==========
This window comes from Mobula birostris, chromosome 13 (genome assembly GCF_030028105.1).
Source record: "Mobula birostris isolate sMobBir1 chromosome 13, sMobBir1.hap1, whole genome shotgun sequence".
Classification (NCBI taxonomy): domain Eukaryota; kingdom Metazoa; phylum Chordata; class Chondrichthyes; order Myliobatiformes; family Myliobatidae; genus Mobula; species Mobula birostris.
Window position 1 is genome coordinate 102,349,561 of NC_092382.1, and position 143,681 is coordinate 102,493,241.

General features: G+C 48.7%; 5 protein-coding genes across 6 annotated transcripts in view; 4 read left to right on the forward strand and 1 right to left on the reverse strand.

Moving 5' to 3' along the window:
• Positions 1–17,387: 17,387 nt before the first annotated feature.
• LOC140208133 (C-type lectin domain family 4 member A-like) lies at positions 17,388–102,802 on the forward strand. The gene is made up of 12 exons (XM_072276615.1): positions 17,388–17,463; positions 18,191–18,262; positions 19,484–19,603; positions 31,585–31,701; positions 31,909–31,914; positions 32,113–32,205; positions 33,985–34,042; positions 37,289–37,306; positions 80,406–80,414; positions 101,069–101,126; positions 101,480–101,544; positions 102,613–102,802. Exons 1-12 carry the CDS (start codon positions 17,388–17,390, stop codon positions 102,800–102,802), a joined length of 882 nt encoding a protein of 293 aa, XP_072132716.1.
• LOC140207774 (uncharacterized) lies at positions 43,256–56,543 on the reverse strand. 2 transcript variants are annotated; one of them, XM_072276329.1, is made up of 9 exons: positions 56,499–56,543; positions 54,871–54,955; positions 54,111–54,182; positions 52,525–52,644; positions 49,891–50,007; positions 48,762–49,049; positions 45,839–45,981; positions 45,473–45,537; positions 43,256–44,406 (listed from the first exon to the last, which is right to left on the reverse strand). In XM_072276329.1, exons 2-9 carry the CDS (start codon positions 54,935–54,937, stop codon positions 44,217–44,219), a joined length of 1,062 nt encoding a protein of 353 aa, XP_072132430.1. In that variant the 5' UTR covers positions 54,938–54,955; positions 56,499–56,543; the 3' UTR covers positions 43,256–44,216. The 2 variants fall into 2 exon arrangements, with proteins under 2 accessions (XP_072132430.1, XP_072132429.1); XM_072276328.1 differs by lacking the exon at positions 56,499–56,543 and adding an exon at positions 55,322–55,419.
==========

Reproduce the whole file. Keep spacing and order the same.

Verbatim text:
This window comes from Mobula birostris, chromosome 13 (genome assembly GCF_030028105.1).
Source record: "Mobula birostris isolate sMobBir1 chromosome 13, sMobBir1.hap1, whole genome shotgun sequence".
Classification (NCBI taxonomy): domain Eukaryota; kingdom Metazoa; phylum Chordata; class Chondrichthyes; order Myliobatiformes; family Myliobatidae; genus Mobula; species Mobula birostris.
Window position 1 is genome coordinate 102,349,561 of NC_092382.1, and position 143,681 is coordinate 102,493,241.

General features: G+C 48.7%; 5 protein-coding genes across 6 annotated transcripts in view; 4 read left to right on the forward strand and 1 right to left on the reverse strand.

Moving 5' to 3' along the window:
• Positions 1–17,387: 17,387 nt before the first annotated feature.
• LOC140208133 (C-type lectin domain family 4 member A-like) lies at positions 17,388–102,802 on the forward strand. The gene is made up of 12 exons (XM_072276615.1): positions 17,388–17,463; positions 18,191–18,262; positions 19,484–19,603; positions 31,585–31,701; positions 31,909–31,914; positions 32,113–32,205; positions 33,985–34,042; positions 37,289–37,306; positions 80,406–80,414; positions 101,069–101,126; positions 101,480–101,544; positions 102,613–102,802. Exons 1-12 carry the CDS (start codon positions 17,388–17,390, stop codon positions 102,800–102,802), a joined length of 882 nt encoding a protein of 293 aa, XP_072132716.1.
• LOC140207774 (uncharacterized) lies at positions 43,256–56,543 on the reverse strand. 2 transcript variants are annotated; one of them, XM_072276329.1, is made up of 9 exons: positions 56,499–56,543; positions 54,871–54,955; positions 54,111–54,182; positions 52,525–52,644; positions 49,891–50,007; positions 48,762–49,049; positions 45,839–45,981; positions 45,473–45,537; positions 43,256–44,406 (listed from the first exon to the last, which is right to left on the reverse strand). In XM_072276329.1, exons 2-9 carry the CDS (start codon positions 54,935–54,937, stop codon positions 44,217–44,219), a joined length of 1,062 nt encoding a protein of 353 aa, XP_072132430.1. In that variant the 5' UTR covers positions 54,938–54,955; positions 56,499–56,543; the 3' UTR covers positions 43,256–44,216. The 2 variants fall into 2 exon arrangements, with proteins under 2 accessions (XP_072132430.1, XP_072132429.1); XM_072276328.1 differs by lacking the exon at positions 56,499–56,543 and adding an exon at positions 55,322–55,419.